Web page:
District Energy Systems

Otto Van Geet, National Renewable Energy Laboratory

This Presentation will cover district energy systems and the advantages of approaching energy at the district scale and how model district energy system. EcoDistricts argues that "the district is the optimal scale to accelerate sustainability--small enough to innovate quickly and big enough to have a meaningful impact."

To achieve the large energy and carbon reductions that are needed, campuses must move to net zero districts over time. There are several potential advantages to approaching net zero at larger scales. In some cases, especially for buildings such as labs with high-intensity process loads, it may be very difficult to achieve zero energy within the building footprint or site. Aggregating such buildings with other buildings and community renewable energy sources may make it possible to reach net zero. Also, approaching energy at a larger scale can bring into play district energy systems that take advantage of load diversity between buildings and access renewable energy sources in ways that may not be practical for individual buildings. Finally, economies-of-scale may be achieved through the design and acquisition of energy systems across many buildings.

NREL has identified four core net zero district design principles: 1) maximize building efficiency, 2) maximize solar potential, 3) maximize renewable district thermal energy, and 4) maximize load control.

Traditionally district energy modeling has been done in a top-down fashion. High-level models are used to develop overall goals as well as performance goals for individual buildings. Building engineers then use these performance goals to develop designs for individual buildings, potentially using detailed energy modeling software to guide their decisions. This approach meets some of the key design principles identified above. The high-level spreadsheets are able to establish and track net zero energy goals for the district master plan. Detailed energy modeling for individual buildings allows for maximizing building efficiency. However, the traditional approach misses some of the other key design principles. Modeling buildings in isolation does not allow maximizing renewable district thermal energy by examining simultaneous heating and cooling between buildings. To better support the effective design of net zero districts NREL is developing an open source district energy modeling platform called URBANopt and will present on the current status of district energy modeling.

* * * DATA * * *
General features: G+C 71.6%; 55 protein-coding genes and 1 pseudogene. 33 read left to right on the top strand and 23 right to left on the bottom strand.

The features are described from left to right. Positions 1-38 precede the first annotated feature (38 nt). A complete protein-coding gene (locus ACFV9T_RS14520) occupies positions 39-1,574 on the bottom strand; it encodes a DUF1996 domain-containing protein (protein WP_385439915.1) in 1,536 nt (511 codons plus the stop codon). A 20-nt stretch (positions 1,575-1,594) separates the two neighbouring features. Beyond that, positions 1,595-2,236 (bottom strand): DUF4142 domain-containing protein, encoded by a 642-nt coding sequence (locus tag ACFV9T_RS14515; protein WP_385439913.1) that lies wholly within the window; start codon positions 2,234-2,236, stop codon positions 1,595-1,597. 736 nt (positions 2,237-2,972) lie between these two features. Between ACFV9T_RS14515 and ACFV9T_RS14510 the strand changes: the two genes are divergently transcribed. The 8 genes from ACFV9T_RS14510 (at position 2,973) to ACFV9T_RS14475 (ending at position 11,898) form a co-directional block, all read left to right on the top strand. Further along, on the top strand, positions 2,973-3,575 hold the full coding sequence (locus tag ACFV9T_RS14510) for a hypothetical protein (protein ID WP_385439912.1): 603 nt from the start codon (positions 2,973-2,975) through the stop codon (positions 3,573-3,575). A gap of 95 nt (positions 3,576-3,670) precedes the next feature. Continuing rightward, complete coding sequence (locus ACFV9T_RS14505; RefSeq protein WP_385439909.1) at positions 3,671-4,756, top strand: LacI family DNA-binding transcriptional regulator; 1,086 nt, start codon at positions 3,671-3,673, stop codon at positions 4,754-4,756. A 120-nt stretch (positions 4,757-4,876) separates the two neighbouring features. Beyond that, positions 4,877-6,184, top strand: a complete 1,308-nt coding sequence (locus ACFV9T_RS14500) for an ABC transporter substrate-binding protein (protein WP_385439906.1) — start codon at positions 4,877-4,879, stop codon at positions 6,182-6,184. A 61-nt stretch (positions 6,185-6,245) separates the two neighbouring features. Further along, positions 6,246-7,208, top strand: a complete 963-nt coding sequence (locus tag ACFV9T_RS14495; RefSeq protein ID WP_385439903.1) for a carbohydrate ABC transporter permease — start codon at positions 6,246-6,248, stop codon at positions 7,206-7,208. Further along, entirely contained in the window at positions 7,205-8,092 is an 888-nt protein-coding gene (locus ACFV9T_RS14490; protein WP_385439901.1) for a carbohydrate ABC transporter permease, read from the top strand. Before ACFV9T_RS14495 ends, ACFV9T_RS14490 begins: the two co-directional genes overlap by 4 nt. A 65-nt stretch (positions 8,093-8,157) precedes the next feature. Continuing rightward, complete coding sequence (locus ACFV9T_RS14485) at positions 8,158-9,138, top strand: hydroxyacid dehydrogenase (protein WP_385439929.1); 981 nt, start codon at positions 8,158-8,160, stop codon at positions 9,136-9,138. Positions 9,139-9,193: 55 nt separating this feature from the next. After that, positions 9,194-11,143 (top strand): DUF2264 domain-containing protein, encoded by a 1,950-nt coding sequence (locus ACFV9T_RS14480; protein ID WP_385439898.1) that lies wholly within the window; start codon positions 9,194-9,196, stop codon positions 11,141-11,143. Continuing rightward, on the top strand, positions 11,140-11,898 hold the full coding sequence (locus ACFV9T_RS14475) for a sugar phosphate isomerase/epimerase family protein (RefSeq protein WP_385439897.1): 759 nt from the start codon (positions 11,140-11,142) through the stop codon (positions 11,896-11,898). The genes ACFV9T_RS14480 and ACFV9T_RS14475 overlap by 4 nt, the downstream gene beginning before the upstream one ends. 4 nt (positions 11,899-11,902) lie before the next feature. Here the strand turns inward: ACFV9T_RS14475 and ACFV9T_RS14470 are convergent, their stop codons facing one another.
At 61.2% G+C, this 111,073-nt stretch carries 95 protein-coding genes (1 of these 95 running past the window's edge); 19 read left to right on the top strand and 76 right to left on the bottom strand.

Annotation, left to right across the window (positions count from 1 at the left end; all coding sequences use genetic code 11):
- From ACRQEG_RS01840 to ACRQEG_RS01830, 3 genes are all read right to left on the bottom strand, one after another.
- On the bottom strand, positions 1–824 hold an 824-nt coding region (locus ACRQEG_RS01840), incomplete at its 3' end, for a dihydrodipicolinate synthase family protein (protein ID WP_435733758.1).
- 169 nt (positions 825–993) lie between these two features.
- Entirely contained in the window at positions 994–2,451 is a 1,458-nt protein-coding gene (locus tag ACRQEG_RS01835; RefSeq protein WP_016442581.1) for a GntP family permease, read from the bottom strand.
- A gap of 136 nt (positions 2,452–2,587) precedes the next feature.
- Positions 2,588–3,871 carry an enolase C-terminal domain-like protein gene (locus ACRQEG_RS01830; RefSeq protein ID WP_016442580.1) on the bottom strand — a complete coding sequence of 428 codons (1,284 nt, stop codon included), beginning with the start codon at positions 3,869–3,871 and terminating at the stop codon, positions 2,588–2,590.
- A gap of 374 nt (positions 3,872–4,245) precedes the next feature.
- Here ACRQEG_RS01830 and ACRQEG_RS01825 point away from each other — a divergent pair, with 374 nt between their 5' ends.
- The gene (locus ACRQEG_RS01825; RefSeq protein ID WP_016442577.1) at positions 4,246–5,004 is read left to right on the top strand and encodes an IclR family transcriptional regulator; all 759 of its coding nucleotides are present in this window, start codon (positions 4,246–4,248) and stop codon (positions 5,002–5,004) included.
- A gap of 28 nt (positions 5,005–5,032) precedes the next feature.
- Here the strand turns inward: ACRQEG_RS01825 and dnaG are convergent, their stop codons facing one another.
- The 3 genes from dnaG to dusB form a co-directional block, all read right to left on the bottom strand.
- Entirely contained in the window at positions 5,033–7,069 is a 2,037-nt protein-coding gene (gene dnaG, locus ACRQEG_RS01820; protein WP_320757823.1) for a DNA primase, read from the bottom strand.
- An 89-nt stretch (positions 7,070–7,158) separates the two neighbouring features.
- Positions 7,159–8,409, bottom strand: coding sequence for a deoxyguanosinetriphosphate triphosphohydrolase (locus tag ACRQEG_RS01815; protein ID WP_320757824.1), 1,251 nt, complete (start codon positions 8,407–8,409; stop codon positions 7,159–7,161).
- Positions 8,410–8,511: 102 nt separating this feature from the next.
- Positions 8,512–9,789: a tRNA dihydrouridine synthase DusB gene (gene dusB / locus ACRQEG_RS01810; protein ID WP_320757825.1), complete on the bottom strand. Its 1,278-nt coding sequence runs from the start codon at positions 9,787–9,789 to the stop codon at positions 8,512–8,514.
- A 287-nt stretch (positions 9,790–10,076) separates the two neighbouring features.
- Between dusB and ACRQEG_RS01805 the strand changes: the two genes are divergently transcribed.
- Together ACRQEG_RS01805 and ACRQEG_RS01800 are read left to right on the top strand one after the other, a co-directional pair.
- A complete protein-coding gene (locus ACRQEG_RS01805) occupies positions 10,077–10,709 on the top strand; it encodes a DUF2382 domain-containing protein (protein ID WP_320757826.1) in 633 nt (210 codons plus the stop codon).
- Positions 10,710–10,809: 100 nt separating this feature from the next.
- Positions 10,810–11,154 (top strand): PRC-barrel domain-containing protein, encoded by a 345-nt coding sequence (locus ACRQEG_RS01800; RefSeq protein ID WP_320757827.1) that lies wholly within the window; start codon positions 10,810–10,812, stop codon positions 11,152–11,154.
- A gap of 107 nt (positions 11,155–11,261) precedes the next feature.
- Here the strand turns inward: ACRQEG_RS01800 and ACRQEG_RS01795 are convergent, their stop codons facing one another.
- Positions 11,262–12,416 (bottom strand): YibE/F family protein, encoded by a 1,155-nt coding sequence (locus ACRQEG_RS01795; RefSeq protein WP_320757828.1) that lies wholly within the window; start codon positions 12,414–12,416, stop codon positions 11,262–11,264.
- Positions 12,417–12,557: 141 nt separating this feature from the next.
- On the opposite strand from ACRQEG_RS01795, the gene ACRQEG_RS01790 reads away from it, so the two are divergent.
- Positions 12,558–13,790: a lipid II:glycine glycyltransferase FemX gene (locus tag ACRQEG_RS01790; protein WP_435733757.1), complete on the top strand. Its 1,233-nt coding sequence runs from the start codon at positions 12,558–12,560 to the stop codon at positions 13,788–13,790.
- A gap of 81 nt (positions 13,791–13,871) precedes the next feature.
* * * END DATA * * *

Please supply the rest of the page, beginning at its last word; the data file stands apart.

Learning Objectives

  • understand the concept of district energy systems
  • understand the advantages of district energy systems
  • identify the four core net zero district design principles
  • understand the approach to modeling district energy systems

Biography:

Otto is a Principal Engineer at NREL. Otto has been involved in the design, and operation of energy efficient research facilities such as labs and data centers, general use facilities, and low energy use campus and community design. Otto was one of the founding members of the Labs21 program and provides technical guidance for the program. He and his family live in an off grid passive solar house with a 2 kW PV/hybrid power system and solar water heating that he designed and built 19 years ago.

 

Note: I2SL did not edit or revise abstract or biography text. Abstracts and biographies are displayed as submitted by the author(s).